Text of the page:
Our health centres remain open and doctors are offering face-to-face appointments for high priority clients. The following services are also providing face-to-face support in urgent or exceptional circumstances:

  • Aboriginal and Torres Strait Islander health services
  • Alcohol and other drugs services
  • Dentists and oral health
  • Homelessness services
  • Hospital Admission Risk Program
  • Occupational therapy
  • Physiotherapy
  • Podiatry
  • Refugee health

Group based community programs will stop to reduce risk of transmission.

We will contact you to let you know how your appointment may be affected.

We can also discuss your health needs and how best to support you during this time.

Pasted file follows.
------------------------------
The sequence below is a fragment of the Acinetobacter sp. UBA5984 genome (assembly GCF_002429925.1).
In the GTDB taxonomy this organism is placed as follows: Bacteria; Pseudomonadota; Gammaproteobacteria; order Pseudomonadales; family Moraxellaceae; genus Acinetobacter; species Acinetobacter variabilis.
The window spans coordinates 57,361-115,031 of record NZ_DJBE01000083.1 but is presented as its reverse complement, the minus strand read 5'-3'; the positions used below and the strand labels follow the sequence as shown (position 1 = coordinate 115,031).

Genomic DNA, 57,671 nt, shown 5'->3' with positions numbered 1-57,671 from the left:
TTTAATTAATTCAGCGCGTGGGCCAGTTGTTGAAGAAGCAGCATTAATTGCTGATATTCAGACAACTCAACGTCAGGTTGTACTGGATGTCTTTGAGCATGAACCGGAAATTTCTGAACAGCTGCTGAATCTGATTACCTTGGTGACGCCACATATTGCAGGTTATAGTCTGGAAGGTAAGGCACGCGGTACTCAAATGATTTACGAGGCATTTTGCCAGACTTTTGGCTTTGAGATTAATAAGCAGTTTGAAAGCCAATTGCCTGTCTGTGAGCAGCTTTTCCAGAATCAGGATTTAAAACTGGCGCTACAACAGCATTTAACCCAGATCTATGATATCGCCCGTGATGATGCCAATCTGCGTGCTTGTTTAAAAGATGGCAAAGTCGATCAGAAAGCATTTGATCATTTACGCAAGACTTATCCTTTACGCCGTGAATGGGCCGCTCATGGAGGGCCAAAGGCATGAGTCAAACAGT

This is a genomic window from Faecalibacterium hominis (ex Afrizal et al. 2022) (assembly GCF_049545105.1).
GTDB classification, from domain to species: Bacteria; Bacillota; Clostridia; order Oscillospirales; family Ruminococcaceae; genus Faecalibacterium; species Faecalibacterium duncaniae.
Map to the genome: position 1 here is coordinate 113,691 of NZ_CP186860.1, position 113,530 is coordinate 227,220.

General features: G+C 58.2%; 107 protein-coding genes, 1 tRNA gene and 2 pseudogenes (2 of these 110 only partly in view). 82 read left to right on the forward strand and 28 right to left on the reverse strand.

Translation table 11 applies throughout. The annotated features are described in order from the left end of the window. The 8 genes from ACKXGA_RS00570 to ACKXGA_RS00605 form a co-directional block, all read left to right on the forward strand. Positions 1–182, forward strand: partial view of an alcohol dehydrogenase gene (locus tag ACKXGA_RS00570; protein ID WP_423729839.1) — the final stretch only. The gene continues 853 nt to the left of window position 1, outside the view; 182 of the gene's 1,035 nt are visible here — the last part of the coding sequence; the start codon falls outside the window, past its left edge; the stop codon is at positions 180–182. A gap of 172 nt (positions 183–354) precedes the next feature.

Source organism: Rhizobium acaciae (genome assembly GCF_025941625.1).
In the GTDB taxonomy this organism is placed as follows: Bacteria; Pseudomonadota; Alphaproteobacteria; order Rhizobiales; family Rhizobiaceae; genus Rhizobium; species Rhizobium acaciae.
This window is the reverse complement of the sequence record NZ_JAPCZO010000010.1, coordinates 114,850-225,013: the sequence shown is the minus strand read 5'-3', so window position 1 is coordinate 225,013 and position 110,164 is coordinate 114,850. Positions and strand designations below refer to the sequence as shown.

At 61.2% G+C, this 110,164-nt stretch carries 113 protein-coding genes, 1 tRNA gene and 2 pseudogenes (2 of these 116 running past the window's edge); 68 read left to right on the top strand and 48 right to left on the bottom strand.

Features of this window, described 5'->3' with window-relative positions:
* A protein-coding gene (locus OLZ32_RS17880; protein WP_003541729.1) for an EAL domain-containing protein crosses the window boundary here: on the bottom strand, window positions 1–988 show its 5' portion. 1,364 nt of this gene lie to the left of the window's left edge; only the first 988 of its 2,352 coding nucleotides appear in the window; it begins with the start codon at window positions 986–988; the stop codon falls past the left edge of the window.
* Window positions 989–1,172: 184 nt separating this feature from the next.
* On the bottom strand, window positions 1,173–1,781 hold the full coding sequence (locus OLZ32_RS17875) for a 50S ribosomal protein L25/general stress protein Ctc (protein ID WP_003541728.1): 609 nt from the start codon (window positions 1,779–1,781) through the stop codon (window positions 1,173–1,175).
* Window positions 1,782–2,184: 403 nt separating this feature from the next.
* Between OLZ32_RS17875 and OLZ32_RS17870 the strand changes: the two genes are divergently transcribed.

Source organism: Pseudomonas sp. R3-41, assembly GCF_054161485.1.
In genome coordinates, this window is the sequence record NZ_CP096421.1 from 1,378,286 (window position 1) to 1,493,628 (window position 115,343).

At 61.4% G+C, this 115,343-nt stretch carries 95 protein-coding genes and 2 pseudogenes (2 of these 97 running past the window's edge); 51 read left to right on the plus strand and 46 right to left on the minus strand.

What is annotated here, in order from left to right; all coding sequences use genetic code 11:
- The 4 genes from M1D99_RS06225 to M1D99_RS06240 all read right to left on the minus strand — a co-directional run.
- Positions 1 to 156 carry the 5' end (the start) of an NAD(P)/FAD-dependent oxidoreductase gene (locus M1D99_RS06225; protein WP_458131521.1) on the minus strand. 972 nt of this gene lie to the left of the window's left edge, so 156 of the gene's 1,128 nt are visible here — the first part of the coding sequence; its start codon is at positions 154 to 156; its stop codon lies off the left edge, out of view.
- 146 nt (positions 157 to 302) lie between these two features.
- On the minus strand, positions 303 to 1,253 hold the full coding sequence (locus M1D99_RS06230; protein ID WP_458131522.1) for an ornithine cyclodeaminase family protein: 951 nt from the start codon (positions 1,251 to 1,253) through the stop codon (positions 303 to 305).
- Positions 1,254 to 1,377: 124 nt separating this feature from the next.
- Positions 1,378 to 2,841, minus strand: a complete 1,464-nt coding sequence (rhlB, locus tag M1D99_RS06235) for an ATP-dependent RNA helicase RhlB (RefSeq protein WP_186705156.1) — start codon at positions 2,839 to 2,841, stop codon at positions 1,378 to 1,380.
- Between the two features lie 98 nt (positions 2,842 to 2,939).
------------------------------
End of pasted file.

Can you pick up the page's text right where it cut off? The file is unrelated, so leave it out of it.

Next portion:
For more information, go to cancellations and appointments.

What is COVID-19?

Coronaviruses are a large family of viruses which can cause illness in humans or animals. Coronavirus (COVID-19) is a new virus that can cause an infection in people, including a severe respiratory illness.

What are the symptoms of COVID-19?

The most common symptoms reported include:

  • fever
  • breathing difficulties such as breathlessness
  • cough
  • sore throat
  • fatigue or tiredness

Most people who contract COVID–19 will suffer only mild symptoms. Elderly people and people with pre-existing medical conditions are more at risk of experiencing severe symptoms.

If you are elderly or have pre-existing medical conditions, please take extra care to reduce your risk of contracting COVID-19.

For more information, read the Coronavirus disease (COVID-19) factsheet on the DHHS website for people aged over 65 years (Word).